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Utilizing Undergraduate Engineering Student Research Assistants In Fuel Cell Durability And Reliability Testing; Assessing Their Feasibility, Benefits, Value And Contributions

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2008 Annual Conference & Exposition


Pittsburgh, Pennsylvania

Publication Date

June 22, 2008

Start Date

June 22, 2008

End Date

June 25, 2008



Conference Session

Investigating Fuel Cells and Alternative Fuels in the Classroom and Lab

Tagged Division

Energy Conversion and Conservation

Page Count


Page Numbers

13.1377.1 - 13.1377.29



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Paper Authors

author page

Robert Fletcher Lawrence Technological University

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NOTE: The first page of text has been automatically extracted and included below in lieu of an abstract

Utilizing Undergraduate Engineering Student Research Assistants in Fuel Cell Durability and Reliability Testing; Assessing Their Feasibility, Benefits, Value and Contributions Abstract

The question of whether undergraduate engineering students can provide meaningful support to a university’s research program is not unusual. Undergraduate engineering students often have limited technical experience, and sometimes have yet to complete even basic academic courses required to fully understand the research activities involved. This paper evaluates, assesses and reviews the feasibility, benefits, value and contributions of undergraduate engineering students in a major fuel cell system research study at Lawrence Technological University. In the spring of 2006 Lawrence Technological University (LTU) entered into a fuel cell research program with the US Army Tank-Automotive Research, Development and Engineering Center (TARDEC), in Warren, Michigan. The objectives of the research work were to build a fuel cell test stand, install a hydrogen gas tank supply system, and to test two 1.2 kW polymer electrolyte membrane (PEM) fuel cells to assess their performance, durability and reliability over a wide variety of operational and environmental conditions over a sixteen month period. In order to successfully accomplish this work nine student research assistants over the course of the program were required. All of these research student assistants were undergraduate engineering students from LTU’s Mechanical and Electrical Engineering programs, with the exception of one who was an international graduate student in the LTU Master of Science in Automotive Engineering program. This paper provides a review of the process utilized to hire and direct these student’s work efforts, and gives a detailed description of their contributions and accomplishments. All of the major research objectives for the program were achieved. We have found that students benefited not only from the engineering and technical understanding derived from such participation, but also in the soft-science areas of teamwork, time management, and multi- disciplinary activities. Detailed assessment data obtained from the student participants (by written survey), as well as from participating faculty that augment the understanding and value of such work to both student and institution are provided and reviewed. Some members of the student research team have since graduated and are now working as engineers in industry, and their perspectives on the value of participating in such undergraduate research are included in the assessments. The results of this effort at LTU strongly support the value and benefits of utilizing undergraduate engineering students in our university’s research program.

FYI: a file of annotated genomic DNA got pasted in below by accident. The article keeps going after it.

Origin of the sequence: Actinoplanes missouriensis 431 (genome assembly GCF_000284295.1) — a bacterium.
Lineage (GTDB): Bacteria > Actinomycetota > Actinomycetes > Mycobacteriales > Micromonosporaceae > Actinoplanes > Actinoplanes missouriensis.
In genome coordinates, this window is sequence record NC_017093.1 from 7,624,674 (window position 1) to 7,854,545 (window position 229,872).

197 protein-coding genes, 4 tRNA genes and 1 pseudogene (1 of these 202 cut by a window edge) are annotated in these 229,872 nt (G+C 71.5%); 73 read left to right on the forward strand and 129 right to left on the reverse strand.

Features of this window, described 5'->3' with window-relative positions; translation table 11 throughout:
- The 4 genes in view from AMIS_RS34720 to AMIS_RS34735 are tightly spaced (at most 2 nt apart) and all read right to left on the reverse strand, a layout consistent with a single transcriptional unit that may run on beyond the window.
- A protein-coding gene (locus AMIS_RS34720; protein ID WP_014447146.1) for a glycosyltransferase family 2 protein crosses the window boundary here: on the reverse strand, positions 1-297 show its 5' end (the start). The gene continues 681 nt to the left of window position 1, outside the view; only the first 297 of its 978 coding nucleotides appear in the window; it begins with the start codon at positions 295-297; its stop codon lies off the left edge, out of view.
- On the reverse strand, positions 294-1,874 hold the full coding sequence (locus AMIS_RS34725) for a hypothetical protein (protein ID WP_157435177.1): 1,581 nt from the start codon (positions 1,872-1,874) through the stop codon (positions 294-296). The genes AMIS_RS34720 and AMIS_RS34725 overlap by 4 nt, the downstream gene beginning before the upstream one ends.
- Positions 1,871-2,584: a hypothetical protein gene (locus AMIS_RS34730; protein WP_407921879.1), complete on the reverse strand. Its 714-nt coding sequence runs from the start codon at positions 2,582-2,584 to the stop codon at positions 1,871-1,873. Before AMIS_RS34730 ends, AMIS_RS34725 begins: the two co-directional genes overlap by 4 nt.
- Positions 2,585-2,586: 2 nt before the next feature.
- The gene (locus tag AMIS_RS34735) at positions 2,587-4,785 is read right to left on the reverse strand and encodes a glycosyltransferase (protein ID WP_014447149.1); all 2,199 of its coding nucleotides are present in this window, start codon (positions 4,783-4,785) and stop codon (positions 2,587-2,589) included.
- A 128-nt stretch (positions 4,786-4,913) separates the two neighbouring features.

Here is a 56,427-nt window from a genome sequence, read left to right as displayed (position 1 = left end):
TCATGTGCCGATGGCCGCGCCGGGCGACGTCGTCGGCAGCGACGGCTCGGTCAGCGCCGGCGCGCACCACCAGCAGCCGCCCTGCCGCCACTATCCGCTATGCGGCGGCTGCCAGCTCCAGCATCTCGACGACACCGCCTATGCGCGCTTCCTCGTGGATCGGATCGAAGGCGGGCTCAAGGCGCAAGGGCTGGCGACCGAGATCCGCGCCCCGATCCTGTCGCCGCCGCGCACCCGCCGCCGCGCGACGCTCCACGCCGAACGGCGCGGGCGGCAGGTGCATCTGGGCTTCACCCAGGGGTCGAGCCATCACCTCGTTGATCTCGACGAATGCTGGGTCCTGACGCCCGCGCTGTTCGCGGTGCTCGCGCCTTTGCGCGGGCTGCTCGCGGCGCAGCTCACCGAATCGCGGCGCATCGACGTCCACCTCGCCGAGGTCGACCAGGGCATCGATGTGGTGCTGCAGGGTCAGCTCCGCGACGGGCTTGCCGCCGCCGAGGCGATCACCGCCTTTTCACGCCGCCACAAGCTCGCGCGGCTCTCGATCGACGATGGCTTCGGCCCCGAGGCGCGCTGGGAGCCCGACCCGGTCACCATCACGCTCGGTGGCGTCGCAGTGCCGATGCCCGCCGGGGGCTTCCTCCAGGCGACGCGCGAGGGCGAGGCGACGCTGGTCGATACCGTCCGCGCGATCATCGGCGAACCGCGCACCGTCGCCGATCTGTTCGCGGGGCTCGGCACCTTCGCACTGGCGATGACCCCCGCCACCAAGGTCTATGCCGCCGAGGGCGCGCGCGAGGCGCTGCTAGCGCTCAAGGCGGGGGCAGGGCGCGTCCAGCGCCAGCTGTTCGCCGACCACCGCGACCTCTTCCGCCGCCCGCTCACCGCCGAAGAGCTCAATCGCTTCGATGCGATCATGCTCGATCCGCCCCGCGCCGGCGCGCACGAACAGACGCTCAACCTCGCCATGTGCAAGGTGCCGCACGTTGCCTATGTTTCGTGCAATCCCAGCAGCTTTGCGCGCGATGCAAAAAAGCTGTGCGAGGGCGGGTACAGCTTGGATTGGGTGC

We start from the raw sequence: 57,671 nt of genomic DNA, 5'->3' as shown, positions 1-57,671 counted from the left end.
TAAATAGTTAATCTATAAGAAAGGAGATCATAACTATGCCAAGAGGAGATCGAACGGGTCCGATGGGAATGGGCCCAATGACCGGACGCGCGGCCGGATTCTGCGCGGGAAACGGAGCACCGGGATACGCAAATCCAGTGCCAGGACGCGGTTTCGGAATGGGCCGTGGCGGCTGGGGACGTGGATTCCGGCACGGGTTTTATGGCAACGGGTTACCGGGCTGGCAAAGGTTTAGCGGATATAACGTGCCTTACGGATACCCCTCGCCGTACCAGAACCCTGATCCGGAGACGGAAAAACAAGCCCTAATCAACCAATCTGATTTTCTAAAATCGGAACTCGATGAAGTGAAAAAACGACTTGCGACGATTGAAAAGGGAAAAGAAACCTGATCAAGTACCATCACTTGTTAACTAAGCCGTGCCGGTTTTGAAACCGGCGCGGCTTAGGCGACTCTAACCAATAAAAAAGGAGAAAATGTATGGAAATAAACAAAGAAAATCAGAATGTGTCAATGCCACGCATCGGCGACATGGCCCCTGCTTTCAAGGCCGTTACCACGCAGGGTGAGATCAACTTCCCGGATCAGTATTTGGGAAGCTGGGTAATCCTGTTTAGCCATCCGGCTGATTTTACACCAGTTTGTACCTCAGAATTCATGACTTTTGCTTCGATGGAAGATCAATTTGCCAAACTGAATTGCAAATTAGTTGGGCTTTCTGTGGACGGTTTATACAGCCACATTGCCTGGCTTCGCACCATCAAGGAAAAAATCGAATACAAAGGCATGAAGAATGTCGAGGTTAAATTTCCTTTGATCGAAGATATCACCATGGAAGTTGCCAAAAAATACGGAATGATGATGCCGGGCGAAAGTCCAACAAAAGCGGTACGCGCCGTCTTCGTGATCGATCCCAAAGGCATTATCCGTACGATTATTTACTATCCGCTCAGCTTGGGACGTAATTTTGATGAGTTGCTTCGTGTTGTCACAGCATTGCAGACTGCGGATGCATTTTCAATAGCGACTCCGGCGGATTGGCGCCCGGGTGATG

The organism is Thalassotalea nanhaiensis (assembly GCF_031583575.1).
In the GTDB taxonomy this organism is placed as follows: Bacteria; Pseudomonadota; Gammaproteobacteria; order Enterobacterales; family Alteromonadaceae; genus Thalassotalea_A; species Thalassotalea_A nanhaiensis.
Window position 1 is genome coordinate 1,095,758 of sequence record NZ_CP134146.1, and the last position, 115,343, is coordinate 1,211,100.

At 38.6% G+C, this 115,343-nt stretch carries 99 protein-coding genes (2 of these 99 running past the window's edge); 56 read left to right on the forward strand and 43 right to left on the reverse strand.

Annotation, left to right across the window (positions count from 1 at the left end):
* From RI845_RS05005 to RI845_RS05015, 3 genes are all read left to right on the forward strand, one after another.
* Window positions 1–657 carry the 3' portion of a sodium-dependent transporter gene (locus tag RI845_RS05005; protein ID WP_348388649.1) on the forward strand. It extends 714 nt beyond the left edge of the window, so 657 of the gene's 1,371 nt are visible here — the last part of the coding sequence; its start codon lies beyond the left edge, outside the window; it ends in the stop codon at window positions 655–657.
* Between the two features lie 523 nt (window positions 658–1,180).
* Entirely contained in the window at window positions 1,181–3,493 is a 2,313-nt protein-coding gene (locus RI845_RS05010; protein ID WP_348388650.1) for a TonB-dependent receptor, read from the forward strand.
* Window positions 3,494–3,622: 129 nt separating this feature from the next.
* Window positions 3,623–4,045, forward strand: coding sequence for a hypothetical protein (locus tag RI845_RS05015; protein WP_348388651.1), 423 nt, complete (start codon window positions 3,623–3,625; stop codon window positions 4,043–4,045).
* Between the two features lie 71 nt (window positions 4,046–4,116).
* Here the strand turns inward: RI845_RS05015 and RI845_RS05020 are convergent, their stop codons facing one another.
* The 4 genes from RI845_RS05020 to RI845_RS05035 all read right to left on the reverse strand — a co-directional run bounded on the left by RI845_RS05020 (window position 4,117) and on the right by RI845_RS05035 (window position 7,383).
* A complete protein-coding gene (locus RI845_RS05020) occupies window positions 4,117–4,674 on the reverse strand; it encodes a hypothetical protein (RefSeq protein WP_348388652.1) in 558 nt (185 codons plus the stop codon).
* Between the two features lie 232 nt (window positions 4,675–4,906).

1. Introduction and Background

Lawrence Technological University is a private, fully accredited university located in Southfield, Michigan. LTU has nearly 5,000 students in more than 60 degree programs at the associate, bachelor’s, master’s, and doctoral levels through the Colleges of Architecture and Design, Arts and Sciences, Engineering, and Management. The College of Engineering is comprised of a Mechanical Engineering Department, an Electrical and Computer Science Engineering

Fletcher, R. (2008, June), Utilizing Undergraduate Engineering Student Research Assistants In Fuel Cell Durability And Reliability Testing; Assessing Their Feasibility, Benefits, Value And Contributions Paper presented at 2008 Annual Conference & Exposition, Pittsburgh, Pennsylvania. 10.18260/1-2--3929

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